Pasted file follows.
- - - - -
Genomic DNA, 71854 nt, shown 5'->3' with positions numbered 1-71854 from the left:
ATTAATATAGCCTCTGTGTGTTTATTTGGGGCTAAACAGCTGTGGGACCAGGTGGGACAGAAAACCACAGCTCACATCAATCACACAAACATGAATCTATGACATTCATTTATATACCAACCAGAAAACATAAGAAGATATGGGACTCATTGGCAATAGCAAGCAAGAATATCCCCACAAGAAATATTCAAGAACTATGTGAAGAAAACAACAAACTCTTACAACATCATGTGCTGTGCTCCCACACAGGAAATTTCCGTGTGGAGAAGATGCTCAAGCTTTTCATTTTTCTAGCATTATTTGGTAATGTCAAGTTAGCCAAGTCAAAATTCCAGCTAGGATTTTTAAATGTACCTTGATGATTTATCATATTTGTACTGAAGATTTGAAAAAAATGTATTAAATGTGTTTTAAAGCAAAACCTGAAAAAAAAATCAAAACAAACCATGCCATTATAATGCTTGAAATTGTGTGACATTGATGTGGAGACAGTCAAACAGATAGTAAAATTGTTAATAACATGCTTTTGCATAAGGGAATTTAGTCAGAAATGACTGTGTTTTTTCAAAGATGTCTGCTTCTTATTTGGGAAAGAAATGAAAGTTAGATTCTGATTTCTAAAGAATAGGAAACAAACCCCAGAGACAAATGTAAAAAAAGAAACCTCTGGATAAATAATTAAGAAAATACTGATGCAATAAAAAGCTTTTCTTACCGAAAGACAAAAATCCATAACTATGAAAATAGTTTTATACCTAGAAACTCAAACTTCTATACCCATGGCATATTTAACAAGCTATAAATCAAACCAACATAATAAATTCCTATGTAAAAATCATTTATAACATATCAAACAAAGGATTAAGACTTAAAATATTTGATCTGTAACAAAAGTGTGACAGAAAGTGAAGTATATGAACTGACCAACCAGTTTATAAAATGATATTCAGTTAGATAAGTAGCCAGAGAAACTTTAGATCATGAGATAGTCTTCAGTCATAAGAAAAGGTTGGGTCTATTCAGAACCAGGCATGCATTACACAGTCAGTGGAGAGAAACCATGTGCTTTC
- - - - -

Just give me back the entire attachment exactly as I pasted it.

Genomic DNA, 71854 nt, shown 5'->3' with positions numbered 1-71854 from the left:
ATTAATATAGCCTCTGTGTGTTTATTTGGGGCTAAACAGCTGTGGGACCAGGTGGGACAGAAAACCACAGCTCACATCAATCACACAAACATGAATCTATGACATTCATTTATATACCAACCAGAAAACATAAGAAGATATGGGACTCATTGGCAATAGCAAGCAAGAATATCCCCACAAGAAATATTCAAGAACTATGTGAAGAAAACAACAAACTCTTACAACATCATGTGCTGTGCTCCCACACAGGAAATTTCCGTGTGGAGAAGATGCTCAAGCTTTTCATTTTTCTAGCATTATTTGGTAATGTCAAGTTAGCCAAGTCAAAATTCCAGCTAGGATTTTTAAATGTACCTTGATGATTTATCATATTTGTACTGAAGATTTGAAAAAAATGTATTAAATGTGTTTTAAAGCAAAACCTGAAAAAAAAATCAAAACAAACCATGCCATTATAATGCTTGAAATTGTGTGACATTGATGTGGAGACAGTCAAACAGATAGTAAAATTGTTAATAACATGCTTTTGCATAAGGGAATTTAGTCAGAAATGACTGTGTTTTTTCAAAGATGTCTGCTTCTTATTTGGGAAAGAAATGAAAGTTAGATTCTGATTTCTAAAGAATAGGAAACAAACCCCAGAGACAAATGTAAAAAAAGAAACCTCTGGATAAATAATTAAGAAAATACTGATGCAATAAAAAGCTTTTCTTACCGAAAGACAAAAATCCATAACTATGAAAATAGTTTTATACCTAGAAACTCAAACTTCTATACCCATGGCATATTTAACAAGCTATAAATCAAACCAACATAATAAATTCCTATGTAAAAATCATTTATAACATATCAAACAAAGGATTAAGACTTAAAATATTTGATCTGTAACAAAAGTGTGACAGAAAGTGAAGTATATGAACTGACCAACCAGTTTATAAAATGATATTCAGTTAGATAAGTAGCCAGAGAAACTTTAGATCATGAGATAGTCTTCAGTCATAAGAAAAGGTTGGGTCTATTCAGAACCAGGCATGCATTACACAGTCAGTGGAGAGAAACCATGTGCTTTC